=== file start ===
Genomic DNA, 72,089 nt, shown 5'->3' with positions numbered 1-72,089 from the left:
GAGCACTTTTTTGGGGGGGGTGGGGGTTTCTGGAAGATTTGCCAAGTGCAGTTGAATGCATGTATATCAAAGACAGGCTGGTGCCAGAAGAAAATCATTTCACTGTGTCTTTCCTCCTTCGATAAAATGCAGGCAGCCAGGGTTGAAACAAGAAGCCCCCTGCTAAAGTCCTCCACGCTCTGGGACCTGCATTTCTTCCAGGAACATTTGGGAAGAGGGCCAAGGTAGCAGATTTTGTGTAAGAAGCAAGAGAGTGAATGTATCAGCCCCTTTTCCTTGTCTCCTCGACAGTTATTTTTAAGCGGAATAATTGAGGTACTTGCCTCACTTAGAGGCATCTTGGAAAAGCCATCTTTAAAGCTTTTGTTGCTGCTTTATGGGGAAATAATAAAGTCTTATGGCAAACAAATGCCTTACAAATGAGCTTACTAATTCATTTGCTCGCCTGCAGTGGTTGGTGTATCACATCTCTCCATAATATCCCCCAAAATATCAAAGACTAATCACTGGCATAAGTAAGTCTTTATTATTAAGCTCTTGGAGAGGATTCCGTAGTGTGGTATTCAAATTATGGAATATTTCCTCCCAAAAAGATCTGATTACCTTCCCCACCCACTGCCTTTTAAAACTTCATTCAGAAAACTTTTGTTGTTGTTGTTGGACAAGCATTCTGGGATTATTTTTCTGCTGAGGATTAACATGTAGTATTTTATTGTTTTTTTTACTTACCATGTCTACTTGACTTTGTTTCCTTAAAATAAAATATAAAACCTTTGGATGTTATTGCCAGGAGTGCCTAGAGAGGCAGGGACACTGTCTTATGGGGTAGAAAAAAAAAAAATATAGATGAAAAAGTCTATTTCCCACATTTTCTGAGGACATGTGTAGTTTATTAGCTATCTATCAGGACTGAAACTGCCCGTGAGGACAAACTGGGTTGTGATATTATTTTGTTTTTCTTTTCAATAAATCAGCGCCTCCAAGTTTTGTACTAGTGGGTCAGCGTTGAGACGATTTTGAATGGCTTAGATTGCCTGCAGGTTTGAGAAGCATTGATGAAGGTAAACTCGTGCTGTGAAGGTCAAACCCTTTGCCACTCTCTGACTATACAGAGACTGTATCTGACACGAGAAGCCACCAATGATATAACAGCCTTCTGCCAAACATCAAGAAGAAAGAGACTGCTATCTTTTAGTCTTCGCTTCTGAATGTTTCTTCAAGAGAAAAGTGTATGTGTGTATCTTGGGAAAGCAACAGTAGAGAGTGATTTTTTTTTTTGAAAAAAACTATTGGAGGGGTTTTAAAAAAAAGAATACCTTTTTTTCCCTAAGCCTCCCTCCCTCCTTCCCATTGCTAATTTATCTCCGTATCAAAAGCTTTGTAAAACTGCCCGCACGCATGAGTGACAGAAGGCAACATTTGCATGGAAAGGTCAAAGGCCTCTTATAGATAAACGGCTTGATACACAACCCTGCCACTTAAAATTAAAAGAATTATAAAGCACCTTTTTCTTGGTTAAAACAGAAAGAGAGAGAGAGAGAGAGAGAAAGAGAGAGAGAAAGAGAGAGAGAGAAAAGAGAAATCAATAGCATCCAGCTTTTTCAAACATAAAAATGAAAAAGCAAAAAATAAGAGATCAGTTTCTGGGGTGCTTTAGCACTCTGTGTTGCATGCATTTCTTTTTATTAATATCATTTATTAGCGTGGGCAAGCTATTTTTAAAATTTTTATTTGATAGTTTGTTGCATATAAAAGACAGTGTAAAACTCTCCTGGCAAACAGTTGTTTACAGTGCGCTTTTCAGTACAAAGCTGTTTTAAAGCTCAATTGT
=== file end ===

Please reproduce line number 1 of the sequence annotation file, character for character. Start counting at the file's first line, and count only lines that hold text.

Genomic DNA, 72,089 nt, shown 5'->3' with positions numbered 1-72,089 from the left: